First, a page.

We are in a time of crisis, and like any time of crisis, it tests us. It causes a change in behavior. We do things differently because of a crisis. It also causes a change of focus. We turn attention away from the trivial to what really matters. Life changes, but we quickly establish a new normal.

Do you remember September 11, 2001? We were shaken out of our complacency toward world affairs and turned toward heightened security measures, measures that seemed unthinkable just days before 9/11. We gave our government increased powers of surveillance for gathering intelligence. We had previously said we believed so strongly in individual freedom we wanted these limits on the power of our government. Suddenly, we did want those limits anymore.

The crisis of 9/11 created a crisis of belief.

The crisis of COVID-19 is no different. We are accepting limits on individual freedom that were unthinkable just a few months ago. We are allowing mayors and governors, and the President of the United States to tell us what we can and cannot do. Have we changed what we believe about individual freedom?

The facts of this crisis are pretty straight forward. The first believed case of COVID-19 was in Wuhan, China, on Nov. 17, 2019. From that one case there are, as of March 31, 2020, 754,948 cases world-wide, with 163,539 cases in the United States. In a little more than four months, it has spread around the world.  In my home state, we went from zero cases to 947 in just over a month.

This rapid spread is only part of the crisis. The really dangerous part of this pandemic is the mortality rate – the number of deaths.  The World Health Organization reports over 36,000 deaths worldwide, which is a mortality rate of over 3%.  For comparison, the flu historically has a mortality rate of .1%.

This is, indeed, a crisis, and like any crisis, it tests us. It causes us to change. It challenges what we believe.

Do you still believe, in the face of this pandemic, what you said you believed? Do you still believe what you said about God? Do you still believe what you said about prayer?

I had a conversation with a pastor friend of mine about whether or not to cancel services. In his view, if you believed in the sovereign power of God and in the power of prayer, you would have church as normal, with only a few precautions. The Coronavirus was not going to change what he believed. He wanted to know what we were going to do.

It was a good question. Why not pray and trust God to keep us safe and gather for worship as normal?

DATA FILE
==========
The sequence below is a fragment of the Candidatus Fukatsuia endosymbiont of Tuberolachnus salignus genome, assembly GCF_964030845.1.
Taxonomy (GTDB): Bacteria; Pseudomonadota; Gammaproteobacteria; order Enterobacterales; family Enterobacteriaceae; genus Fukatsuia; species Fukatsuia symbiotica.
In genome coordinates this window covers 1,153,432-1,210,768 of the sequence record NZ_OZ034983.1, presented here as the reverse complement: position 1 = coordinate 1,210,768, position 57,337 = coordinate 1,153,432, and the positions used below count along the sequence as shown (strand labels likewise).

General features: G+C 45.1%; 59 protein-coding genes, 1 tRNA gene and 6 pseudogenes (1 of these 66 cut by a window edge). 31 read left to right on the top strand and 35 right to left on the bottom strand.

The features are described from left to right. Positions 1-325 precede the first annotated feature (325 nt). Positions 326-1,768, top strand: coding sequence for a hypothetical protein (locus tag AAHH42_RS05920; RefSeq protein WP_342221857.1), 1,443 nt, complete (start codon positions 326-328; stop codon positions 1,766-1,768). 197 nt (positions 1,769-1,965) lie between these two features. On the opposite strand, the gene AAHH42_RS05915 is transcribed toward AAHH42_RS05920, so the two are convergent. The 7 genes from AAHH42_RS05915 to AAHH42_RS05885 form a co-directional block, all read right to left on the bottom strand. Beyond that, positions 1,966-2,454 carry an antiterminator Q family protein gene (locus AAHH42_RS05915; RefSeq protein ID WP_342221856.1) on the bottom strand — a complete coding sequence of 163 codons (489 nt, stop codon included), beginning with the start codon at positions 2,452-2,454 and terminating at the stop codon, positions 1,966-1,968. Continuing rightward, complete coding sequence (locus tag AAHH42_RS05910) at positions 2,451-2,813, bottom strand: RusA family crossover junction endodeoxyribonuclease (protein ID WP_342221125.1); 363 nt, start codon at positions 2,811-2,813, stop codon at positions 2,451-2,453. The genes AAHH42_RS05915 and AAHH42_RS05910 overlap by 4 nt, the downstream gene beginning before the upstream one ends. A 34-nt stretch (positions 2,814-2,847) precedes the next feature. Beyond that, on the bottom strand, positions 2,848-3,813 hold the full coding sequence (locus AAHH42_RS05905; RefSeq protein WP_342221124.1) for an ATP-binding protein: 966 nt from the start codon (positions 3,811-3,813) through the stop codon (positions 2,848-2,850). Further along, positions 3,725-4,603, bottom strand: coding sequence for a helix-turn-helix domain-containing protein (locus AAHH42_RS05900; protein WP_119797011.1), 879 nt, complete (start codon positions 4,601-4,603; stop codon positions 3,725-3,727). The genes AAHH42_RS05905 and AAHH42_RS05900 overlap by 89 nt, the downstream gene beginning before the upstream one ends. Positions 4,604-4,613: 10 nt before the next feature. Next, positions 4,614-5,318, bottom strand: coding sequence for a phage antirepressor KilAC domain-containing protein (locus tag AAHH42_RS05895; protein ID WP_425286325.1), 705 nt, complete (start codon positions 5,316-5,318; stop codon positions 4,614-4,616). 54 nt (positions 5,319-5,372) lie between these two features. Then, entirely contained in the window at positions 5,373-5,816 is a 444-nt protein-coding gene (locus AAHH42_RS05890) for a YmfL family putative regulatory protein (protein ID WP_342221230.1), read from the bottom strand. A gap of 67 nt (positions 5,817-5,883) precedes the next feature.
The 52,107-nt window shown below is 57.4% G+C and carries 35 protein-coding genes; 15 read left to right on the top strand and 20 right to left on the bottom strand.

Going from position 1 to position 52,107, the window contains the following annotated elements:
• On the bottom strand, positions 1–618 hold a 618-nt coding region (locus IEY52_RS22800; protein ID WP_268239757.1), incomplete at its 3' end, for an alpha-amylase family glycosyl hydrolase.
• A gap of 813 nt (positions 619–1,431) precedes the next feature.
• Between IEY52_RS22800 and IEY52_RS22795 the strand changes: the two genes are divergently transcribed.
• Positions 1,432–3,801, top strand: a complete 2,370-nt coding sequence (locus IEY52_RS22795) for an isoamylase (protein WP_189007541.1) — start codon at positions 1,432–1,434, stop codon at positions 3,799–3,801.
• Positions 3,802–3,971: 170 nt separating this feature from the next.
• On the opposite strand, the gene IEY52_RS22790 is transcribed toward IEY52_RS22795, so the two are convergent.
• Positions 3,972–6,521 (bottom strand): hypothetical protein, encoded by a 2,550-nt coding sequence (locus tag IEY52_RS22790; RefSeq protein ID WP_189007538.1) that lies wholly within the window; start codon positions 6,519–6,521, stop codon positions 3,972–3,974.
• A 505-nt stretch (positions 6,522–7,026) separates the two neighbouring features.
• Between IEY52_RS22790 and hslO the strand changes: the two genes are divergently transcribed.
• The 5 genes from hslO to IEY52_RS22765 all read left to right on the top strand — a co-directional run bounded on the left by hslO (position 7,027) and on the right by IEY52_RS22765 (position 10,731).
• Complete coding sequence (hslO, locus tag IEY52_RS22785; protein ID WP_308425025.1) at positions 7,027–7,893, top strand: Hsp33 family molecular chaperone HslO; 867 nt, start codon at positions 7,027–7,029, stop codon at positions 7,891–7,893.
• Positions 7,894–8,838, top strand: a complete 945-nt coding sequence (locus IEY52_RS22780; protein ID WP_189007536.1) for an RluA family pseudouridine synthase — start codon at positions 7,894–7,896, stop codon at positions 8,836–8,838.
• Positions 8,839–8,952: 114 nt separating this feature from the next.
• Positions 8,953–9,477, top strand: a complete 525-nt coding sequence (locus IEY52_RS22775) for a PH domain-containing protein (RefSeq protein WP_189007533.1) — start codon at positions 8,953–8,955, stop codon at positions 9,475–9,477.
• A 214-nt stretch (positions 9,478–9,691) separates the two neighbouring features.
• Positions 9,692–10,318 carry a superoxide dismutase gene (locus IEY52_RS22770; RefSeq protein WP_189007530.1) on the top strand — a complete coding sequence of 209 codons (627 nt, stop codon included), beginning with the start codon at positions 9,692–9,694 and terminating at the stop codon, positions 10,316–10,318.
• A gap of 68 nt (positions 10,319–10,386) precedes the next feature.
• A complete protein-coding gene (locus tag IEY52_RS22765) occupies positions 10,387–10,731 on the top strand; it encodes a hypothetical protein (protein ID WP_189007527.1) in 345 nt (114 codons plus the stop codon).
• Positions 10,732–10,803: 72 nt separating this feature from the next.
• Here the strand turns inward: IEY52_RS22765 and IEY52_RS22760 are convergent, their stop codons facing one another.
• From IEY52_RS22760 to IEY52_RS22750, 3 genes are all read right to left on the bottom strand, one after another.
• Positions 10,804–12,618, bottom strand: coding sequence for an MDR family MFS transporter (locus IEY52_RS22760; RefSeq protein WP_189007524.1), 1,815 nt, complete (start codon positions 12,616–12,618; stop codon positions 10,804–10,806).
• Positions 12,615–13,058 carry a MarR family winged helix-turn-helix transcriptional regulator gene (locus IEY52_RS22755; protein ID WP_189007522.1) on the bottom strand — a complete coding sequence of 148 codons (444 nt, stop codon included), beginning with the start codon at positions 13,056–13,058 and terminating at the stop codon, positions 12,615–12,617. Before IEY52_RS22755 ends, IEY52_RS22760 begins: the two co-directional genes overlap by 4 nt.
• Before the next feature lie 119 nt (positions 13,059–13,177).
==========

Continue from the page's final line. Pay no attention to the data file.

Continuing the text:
Because I believe in the Bible, and nowhere does it say that faith and prayer will alter biological realities. The Bible does say, in Matt. 5:41, “He causes His sun to rise on the evil and the good, and sends rain on the righteous and the unrighteous.”

In other words, life happens to us all, regardless of race, nationality, or faith. God doesn’t promise to shield us from the ugly realities of life, but he does promise to be with us, and to bring GOOD from all things.  “For we know, God causes all things to work together for good, for them that love him, for them who are called according to His purposes.” (Rom 8:28)

This is what God promises. I believed this before COVID-19, and I will still believe after this has passed.  Thus, if a crisis falls on me alone or on the whole of us, it does not change my belief in God. He is the same, yesterday, today and tomorrow.  He has not changed. I shall not change my faith in Him. But I will change what I do. Why? Because I am commanded by Him to love my neighbor as myself.

Thus, for the good of my health, my family’s health, and my neighbors’ health, I will take the recommended precautions, including not having church as usual.

God is still sovereign. He is still in control.  I can still trust Him. I believe there are several good things coming out of this crisis for us.

  • As the Church, we are reminded that the church is not a building, but a people. Having the building is nice, but it is not required.
  • Worship does not have to happen on a particular piece of property or at a particular time. You can be anywhere, and as long as you are connected to other believers you can worship Him. He will be in your midst.
  • Some people are gaining a period of unexpected rest.
  • Families are having more together time.
  • And we are confronted with the question – do you really believe what you say you believe?

A crisis does not cause faulty faith, but it does reveal it. Just as a crisis does not cause financial problems, or relationship problems; but it does reveal them.

What does this crisis reveal in you?  Do you believe that God can and will use “all things” – even a pandemic – to bring about something good in your life?  Can He, will He, use this crisis to bring about something good for your family, for you?


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